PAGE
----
The Fuel Factor - Operations
Construction Equipment Distribution magazine is published by the Associated Equipment Distributors, a nonprofit trade association founded in 1919, whose membership is primarily comprised of the leading equipment dealerships and rental companies in the U.S. and Canada. AED membership also includes equipment manufacturers and industry-service firms. CED magazine has been published continuously since 1920. Associated Equipment Distributors
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The Fuel Factor

By Mary Sedor

Article Date: 07-01-2008
Copyright(C) 2008 Associated Equipment Distributors. All Rights Reserved.


Dealers are finding simple solutions to take some of the pain out of the pump.

Increasing the gas mileage of a fleet of 25 field service trucks by one mile per gallon - just 1 mpg per truck - is going to save one Pennsylvania equipment dealer roughly $25,000 per year on fuel costs.To put it in perspective - that equals a savings of 5,700 gallons of diesel.That's the goal for Dale Heiner, vice president of service operations at Stephenson Equipment Inc. in Harrisburg, Pa. His $25,000 figure is based on the field trucks traveling an average of 25,000 miles per year."If you can increase your average mile per gallon by a half or one mile per gallon it's huge savings over a year's time, company-wide," he said.Since last April, Stephenson Equipment, a multiline dealer for brands such as JCB, Terex, Manitowoc and Grove, has seen a 45 percent increase in fuel costs - a number that Heiner says he never could have predicted. Stephenson Equipment is not alone - dealers across the country are reporting anywhere from a 25 to 50 percent increase in costs.With oil reaching $138 a barrel and rising, diesel prices nearing $5 a gallon and regular unleaded prices averaging at $4 (all as of mid-June), fuel prices have been wreaking havoc on the bottom lines of dealers across the country. The key for dealers is to find a way to reduce their fuel costs - and fast - if they want to stay competitive in the marketplace.For Heiner, many small changes will add up to his big $25,000 savings. His department is recommending that the field service techs make minor changes to reach their goal of increased fuel efficiency."It's amazing that cutting back just a little bit on speed, not accelerating fast when you pull out and less idle time can really add up to a big difference," said Heiner.Getting Creative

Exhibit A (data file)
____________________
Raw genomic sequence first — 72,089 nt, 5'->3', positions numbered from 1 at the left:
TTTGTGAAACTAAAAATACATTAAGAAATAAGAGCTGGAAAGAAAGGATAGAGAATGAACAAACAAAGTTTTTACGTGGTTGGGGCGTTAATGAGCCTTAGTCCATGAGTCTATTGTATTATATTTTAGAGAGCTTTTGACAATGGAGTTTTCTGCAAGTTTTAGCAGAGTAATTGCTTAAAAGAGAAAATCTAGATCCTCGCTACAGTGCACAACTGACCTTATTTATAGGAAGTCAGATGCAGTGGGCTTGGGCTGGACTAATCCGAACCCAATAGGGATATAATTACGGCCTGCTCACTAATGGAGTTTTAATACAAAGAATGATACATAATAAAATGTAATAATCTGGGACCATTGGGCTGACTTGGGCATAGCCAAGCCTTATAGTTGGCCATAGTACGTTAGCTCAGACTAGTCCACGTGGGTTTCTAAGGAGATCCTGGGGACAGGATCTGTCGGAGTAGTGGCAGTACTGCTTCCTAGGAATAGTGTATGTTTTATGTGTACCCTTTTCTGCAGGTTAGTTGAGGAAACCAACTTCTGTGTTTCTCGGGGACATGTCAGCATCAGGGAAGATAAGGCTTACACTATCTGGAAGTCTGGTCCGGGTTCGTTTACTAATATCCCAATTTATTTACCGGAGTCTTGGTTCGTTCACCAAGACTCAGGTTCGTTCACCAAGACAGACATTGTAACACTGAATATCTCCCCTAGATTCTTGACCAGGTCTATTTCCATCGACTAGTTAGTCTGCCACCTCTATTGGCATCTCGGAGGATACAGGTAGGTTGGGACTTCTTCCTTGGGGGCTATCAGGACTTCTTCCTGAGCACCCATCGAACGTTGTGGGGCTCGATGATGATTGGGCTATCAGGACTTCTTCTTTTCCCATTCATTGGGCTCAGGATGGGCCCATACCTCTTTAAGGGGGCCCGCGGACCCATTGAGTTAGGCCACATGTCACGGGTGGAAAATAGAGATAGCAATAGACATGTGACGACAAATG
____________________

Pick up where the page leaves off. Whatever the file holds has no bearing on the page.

Stephenson Equipment recently started a competition for its field service techs to determine which vehicle was the most fuel efficient over the previous month. Heiner uses reports from Wright Express, the charge card company Stephenson uses for all its vehicle fuel purchases. Whenever technicians or other employees refuel using individual company credit cards the transactions are documented and translated into end-of-month reports sent to Heiner, by vehicle, and include the amount of gallons they purchased, the date, fuel station, type of fuel, cost per gallon, average mile per gallon and much more.
After generating the report, Heiner shares it with all employees who have a company vehicle or service truck, allowing them to see where they fall on the list of fuel consumption."We've started to see some improvements," he said. "They do not want to be on the bottom of the list. I had in my shop a few trucks that were not performing so well and in just two months they started climbing up the list. By sharing the information with employees, it makes them aware of what the costs are, and then they start to see that the little changes they do start to have a big effect."The ultimate prize for field techs is yet to be determined; however, Heiner says by the end of the summer or into early fall he should have a good idea of which trucks have seen the biggest improvement."We'll at least acknowledge them for trying to save fuel and money, not only for us but for the customer," he said.Heiner says what has had the biggest impact is just making employees conscious of their actions."Awareness has made a huge difference, even on my part," said Heiner. "I guess you start taking things for granted and you get to the point where you aren't paying for fuel yourself in a way, but really you are. Being aware of how we're driving has made all the difference."Keeping a Finger on the Pulse